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Clin Neurophysiol. 2014 May;125(5):874-85. doi: 10.1016/j.clinph.2014.01.006. Epub 2014 Jan 18.

Closed-loop cortical neuromodulation in Parkinson's disease: An alternative to deep brain stimulation?

Author information

1
Institut Polytechnique de Bordeaux, Talence, France. Electronic address: anne.beuter@ipb.fr.
2
Université Paris Est Créteil, Faculté de Médecine, EA 4391, Créteil, France; Assistance Publique - Hôpitaux de Paris, Hôpital Henri Mondor, Service de Physiologie - Explorations Fonctionnelles, Créteil, France. Electronic address: jean-pascal.lefaucheur@hmn.aphp.fr.
3
Lawson Health Research Institute, Human Threshold Research Group, London, ON, Canada; Western University, Departments of Medical Biophysics and Medical Imaging, London, ON, Canada.

Abstract

Deep brain stimulation (DBS) is usually performed to treat advanced Parkinson's disease (PD) patients with electrodes permanently implanted in basal ganglia while the stimulator delivers electrical impulses continuously and independently of any feedback (open-loop stimulation). Conversely, in closed-loop stimulation, electrical stimulation is delivered as a function of neuronal activities recorded and analyzed online. There is an emerging development of closed-loop DBS in the treatment of PD and a growing discussion about proposing cortical stimulation rather than DBS for this purpose. Why does it make sense to "close the loop" to treat parkinsonian symptoms? Could closed-loop stimulation applied to the cortex become a valuable therapeutic strategy for PD? Can mathematical modeling contribute to the development of this technique? We review the various evidences in favor of the use of closed-loop cortical stimulation for the treatment of advanced PD, as an emerging technique which might offer substantial clinical benefits for PD patients.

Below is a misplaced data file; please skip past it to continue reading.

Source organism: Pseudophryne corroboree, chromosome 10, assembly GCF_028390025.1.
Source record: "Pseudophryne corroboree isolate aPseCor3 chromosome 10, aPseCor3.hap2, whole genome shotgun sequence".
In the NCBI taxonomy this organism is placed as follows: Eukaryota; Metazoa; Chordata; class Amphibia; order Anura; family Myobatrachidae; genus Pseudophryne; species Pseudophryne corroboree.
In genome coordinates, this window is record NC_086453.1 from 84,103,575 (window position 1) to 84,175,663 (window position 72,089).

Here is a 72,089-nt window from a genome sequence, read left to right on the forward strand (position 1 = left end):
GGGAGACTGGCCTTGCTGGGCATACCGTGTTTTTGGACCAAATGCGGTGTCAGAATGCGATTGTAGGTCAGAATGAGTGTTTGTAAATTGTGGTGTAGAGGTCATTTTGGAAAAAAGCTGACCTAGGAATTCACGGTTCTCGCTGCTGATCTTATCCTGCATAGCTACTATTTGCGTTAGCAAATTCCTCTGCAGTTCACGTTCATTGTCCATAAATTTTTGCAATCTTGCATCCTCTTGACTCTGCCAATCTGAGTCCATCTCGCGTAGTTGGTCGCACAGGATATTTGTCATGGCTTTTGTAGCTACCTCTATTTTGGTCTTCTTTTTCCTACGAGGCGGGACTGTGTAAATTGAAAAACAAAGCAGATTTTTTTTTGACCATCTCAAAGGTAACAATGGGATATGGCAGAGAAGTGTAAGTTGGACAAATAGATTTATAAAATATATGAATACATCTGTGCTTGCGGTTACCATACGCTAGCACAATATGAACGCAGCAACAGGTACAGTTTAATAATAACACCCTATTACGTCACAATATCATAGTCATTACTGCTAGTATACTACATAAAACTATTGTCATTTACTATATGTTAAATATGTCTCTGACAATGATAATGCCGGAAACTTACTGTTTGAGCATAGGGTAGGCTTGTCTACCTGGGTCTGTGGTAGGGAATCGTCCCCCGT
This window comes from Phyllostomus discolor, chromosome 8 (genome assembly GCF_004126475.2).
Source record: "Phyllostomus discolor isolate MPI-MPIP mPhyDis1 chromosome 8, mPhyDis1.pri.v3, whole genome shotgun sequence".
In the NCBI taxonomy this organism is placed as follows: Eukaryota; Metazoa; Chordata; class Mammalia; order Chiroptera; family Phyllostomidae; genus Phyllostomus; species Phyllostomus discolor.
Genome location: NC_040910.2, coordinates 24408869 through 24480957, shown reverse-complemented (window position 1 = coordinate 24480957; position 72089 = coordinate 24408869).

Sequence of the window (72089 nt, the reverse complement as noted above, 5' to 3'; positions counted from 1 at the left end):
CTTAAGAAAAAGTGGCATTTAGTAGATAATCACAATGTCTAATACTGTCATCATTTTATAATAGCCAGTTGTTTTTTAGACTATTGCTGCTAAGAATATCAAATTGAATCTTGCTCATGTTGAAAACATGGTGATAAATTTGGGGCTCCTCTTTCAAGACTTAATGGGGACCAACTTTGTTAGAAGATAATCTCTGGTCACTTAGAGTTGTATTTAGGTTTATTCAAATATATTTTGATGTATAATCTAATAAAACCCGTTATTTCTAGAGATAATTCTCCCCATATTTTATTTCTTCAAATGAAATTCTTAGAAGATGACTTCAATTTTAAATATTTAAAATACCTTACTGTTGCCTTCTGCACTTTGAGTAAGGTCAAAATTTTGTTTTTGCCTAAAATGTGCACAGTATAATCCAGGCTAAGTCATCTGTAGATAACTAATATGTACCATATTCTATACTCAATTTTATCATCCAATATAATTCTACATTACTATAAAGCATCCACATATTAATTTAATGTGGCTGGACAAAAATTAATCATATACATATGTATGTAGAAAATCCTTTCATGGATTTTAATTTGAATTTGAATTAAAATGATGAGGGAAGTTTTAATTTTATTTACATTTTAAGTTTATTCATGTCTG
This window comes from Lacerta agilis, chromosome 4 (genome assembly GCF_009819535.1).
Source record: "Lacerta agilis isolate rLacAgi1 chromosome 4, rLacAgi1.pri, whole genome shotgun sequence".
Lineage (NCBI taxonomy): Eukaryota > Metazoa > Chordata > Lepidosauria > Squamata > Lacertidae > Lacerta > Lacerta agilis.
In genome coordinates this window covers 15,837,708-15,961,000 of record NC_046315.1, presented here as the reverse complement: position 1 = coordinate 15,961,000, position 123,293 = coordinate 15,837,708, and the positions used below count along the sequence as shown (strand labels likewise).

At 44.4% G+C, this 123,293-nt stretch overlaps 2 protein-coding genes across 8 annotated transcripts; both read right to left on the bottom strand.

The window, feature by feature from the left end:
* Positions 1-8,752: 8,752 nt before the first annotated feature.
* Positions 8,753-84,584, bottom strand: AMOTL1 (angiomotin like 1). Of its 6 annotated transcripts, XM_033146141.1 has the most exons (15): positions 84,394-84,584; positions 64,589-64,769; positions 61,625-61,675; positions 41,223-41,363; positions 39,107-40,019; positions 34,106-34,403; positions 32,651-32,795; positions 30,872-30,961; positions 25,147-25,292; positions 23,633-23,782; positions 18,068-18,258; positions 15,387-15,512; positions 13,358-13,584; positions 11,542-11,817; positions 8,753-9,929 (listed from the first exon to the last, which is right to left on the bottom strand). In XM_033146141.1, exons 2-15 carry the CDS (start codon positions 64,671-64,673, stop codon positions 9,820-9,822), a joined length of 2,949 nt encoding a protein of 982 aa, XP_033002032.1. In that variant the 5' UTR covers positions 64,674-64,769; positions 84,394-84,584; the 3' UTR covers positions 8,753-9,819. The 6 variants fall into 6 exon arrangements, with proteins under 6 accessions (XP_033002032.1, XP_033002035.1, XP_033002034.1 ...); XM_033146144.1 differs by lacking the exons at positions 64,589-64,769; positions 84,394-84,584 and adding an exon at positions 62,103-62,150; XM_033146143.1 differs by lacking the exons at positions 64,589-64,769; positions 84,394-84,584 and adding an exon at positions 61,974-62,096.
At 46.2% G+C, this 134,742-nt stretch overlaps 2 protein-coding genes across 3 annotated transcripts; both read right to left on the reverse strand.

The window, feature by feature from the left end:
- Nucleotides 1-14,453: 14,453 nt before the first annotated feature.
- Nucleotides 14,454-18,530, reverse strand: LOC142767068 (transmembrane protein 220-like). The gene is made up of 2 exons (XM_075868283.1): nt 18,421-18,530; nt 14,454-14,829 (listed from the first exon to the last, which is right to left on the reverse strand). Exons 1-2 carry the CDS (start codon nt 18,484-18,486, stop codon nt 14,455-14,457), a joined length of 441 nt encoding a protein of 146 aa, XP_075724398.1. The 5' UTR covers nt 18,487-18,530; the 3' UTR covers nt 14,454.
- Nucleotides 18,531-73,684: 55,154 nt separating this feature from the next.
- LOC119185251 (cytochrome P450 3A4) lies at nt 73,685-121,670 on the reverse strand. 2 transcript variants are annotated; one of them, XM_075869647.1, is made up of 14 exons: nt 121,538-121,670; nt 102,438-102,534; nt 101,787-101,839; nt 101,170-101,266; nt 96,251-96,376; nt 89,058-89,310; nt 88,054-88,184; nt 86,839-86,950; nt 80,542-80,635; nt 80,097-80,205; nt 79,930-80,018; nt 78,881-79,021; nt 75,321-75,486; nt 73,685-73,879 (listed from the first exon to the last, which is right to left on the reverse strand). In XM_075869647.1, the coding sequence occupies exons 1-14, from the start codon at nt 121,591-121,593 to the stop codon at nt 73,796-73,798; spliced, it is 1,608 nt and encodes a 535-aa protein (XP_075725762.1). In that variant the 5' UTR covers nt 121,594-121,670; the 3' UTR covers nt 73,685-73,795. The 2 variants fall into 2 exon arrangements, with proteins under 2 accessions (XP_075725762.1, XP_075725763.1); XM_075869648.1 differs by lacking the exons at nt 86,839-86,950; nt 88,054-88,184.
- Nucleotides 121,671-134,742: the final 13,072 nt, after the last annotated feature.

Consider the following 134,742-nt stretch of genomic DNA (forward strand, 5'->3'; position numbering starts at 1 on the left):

KEYWORDS:

Closed-loop; Cortex; Deep brain stimulation; Functional neurosurgery; Neuromodulation; Parkinson’s disease; Treatment

PMID:
24555921
DOI:
10.1016/j.clinph.2014.01.006
[Indexed for MEDLINE]

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